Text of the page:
The A66 in Cumbria
The A66 is a major road in northern England which in part follows the course of the Roman road from Scotch Corner to Penrith. It runs from east of Middlesbrough in North Yorkshire to Workington in Cumbria. It is anomalously numbered since west of Penrith it trespasses into Name Zone 5; this is because it originally terminated at the A6 in Penrith, but was extended further west in order to create one continuous east-west route.
From Scotch Corner the A66 travels west across the Pennines, past Brough, Appleby, Temple Sowerby, Penrith, Keswick andCockermouth, before arriving at the coastal town of Workington.
Between Penrith and Workington, there are fifteen bridges going under the road, and three built over it.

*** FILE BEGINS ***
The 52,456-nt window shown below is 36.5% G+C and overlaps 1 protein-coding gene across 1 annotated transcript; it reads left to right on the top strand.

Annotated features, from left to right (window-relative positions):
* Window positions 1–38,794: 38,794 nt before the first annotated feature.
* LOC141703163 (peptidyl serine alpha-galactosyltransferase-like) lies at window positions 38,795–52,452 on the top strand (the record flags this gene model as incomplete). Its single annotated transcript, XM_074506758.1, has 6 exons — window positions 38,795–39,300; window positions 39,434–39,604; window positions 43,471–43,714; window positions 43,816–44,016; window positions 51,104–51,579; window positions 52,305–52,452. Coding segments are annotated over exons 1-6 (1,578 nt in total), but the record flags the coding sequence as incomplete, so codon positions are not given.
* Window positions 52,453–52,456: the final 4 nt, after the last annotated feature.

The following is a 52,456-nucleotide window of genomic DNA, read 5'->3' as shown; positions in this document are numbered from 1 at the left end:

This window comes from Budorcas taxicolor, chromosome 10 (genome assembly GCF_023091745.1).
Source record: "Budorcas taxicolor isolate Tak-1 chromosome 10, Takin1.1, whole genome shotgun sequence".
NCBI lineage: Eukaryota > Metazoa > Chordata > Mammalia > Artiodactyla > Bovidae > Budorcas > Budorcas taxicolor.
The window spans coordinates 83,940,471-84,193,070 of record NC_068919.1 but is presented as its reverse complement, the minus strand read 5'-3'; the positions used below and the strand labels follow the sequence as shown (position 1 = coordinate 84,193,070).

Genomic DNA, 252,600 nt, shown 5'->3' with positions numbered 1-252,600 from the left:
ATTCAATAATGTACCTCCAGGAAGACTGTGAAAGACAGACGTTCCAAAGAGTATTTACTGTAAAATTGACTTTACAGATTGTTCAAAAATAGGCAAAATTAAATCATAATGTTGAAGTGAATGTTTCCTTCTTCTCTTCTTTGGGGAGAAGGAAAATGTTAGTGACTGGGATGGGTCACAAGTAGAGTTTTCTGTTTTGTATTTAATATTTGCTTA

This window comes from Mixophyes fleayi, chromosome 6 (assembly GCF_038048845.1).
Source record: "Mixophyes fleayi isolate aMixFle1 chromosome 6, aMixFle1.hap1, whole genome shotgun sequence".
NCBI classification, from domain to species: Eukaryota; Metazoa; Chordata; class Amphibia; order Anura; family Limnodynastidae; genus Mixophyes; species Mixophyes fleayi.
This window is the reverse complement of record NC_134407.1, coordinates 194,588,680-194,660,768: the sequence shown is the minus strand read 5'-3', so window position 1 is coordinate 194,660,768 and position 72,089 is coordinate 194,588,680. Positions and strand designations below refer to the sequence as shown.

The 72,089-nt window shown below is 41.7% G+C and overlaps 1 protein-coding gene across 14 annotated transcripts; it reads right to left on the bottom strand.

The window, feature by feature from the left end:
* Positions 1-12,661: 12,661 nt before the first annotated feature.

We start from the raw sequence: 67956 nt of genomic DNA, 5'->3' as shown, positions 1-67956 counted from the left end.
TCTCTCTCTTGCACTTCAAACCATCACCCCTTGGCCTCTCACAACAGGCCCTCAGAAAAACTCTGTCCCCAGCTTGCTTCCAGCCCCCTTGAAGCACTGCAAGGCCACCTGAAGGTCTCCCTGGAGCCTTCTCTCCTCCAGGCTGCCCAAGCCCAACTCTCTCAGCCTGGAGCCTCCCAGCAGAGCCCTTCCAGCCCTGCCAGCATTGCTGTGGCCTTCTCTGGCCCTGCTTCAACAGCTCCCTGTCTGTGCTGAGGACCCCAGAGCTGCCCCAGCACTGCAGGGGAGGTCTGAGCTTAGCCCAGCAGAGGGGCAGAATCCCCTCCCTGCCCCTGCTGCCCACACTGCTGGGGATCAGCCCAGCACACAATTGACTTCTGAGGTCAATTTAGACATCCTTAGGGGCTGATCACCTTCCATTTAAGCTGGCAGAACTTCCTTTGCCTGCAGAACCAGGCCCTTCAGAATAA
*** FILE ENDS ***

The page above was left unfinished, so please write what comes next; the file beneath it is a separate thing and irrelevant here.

Travelling west from Penrith towards Workington, the first major structure is the bridge near the village of Threlkeld which takes the road over the River Greta.
One of the most spectacular bridges along the A66 is the second structure which was built over the River Greta. The 220 metre long bridge near Keswick was voted the Best Civil Engineering Structure of the Century by readers of the Concrete magazine.
Near Braithwaite is the Chapel Beck aqueduct which takes a stream across the A66 from the fellside to Bassenthwaite Lake.
The last major bridge on the A66 is the Marron Bridge which takes the road over the River Marron near Little Clifton.
The A66 road through Temple Sowerby is laid on the site of a Roman road from York to Brougham. A Roman milestone, 4.5 feet high, and now enclosed by a fence, stands at the side of the road on the boundary of the Kirkby Thore parish.
After many years of campaigning, on 18th October 2007 the new Temple Sowerby by-pass finally opened.